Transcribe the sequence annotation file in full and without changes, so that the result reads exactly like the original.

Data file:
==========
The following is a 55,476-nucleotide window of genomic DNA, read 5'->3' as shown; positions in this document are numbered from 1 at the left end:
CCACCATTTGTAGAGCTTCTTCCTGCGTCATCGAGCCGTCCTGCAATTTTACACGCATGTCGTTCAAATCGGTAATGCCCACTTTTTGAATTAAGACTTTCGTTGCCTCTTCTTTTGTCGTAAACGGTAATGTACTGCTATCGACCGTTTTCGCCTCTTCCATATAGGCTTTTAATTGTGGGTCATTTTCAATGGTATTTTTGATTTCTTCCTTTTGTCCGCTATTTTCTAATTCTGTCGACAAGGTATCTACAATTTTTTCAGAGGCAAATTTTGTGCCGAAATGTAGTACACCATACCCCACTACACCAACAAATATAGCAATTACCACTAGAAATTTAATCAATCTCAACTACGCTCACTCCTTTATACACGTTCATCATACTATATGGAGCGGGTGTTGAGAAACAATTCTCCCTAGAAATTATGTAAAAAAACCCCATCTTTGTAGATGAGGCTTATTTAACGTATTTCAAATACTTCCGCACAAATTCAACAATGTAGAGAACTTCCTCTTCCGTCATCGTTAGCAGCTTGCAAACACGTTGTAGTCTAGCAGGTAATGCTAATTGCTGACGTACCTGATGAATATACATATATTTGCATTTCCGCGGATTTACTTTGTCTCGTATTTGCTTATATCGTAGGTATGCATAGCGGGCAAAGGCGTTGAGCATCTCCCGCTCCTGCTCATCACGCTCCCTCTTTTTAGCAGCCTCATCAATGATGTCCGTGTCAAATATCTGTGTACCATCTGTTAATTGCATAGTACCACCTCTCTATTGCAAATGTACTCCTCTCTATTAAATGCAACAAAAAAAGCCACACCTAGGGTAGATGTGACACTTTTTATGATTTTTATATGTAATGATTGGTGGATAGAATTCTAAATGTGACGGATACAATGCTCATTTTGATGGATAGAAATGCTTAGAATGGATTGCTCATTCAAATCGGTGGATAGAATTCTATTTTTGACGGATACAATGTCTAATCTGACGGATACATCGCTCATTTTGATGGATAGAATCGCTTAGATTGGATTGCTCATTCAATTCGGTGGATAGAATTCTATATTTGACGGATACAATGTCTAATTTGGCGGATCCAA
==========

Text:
The following is a 55,476-nucleotide window of genomic DNA, read 5'->3' as shown; positions in this document are numbered from 1 at the left end:
CCACCATTTGTAGAGCTTCTTCCTGCGTCATCGAGCCGTCCTGCAATTTTACACGCATGTCGTTCAAATCGGTAATGCCCACTTTTTGAATTAAGACTTTCGTTGCCTCTTCTTTTGTCGTAAACGGTAATGTACTGCTATCGACCGTTTTCGCCTCTTCCATATAGGCTTTTAATTGTGGGTCATTTTCAATGGTATTTTTGATTTCTTCCTTTTGTCCGCTATTTTCTAATTCTGTCGACAAGGTATCTACAATTTTTTCAGAGGCAAATTTTGTGCCGAAATGTAGTACACCATACCCCACTACACCAACAAATATAGCAATTACCACTAGAAATTTAATCAATCTCAACTACGCTCACTCCTTTATACACGTTCATCATACTATATGGAGCGGGTGTTGAGAAACAATTCTCCCTAGAAATTATGTAAAAAAACCCCATCTTTGTAGATGAGGCTTATTTAACGTATTTCAAATACTTCCGCACAAATTCAACAATGTAGAGAACTTCCTCTTCCGTCATCGTTAGCAGCTTGCAAACACGTTGTAGTCTAGCAGGTAATGCTAATTGCTGACGTACCTGATGAATATACATATATTTGCATTTCCGCGGATTTACTTTGTCTCGTATTTGCTTATATCGTAGGTATGCATAGCGGGCAAAGGCGTTGAGCATCTCCCGCTCCTGCTCATCACGCTCCCTCTTTTTAGCAGCCTCATCAATGATGTCCGTGTCAAATATCTGTGTACCATCTGTTAATTGCATAGTACCACCTCTCTATTGCAAATGTACTCCTCTCTATTAAATGCAACAAAAAAAGCCACACCTAGGGTAGATGTGACACTTTTTATGATTTTTATATGTAATGATTGGTGGATAGAATTCTAAATGTGACGGATACAATGCTCATTTTGATGGATAGAAATGCTTAGAATGGATTGCTCATTCAAATCGGTGGATAGAATTCTATTTTTGACGGATACAATGTCTAATCTGACGGATACATCGCTCATTTTGATGGATAGAATCGCTTAGATTGGATTGCTCATTCAATTCGGTGGATAGAATTCTATATTTGACGGATACAATGTCTAATTTGGCGGATCCAA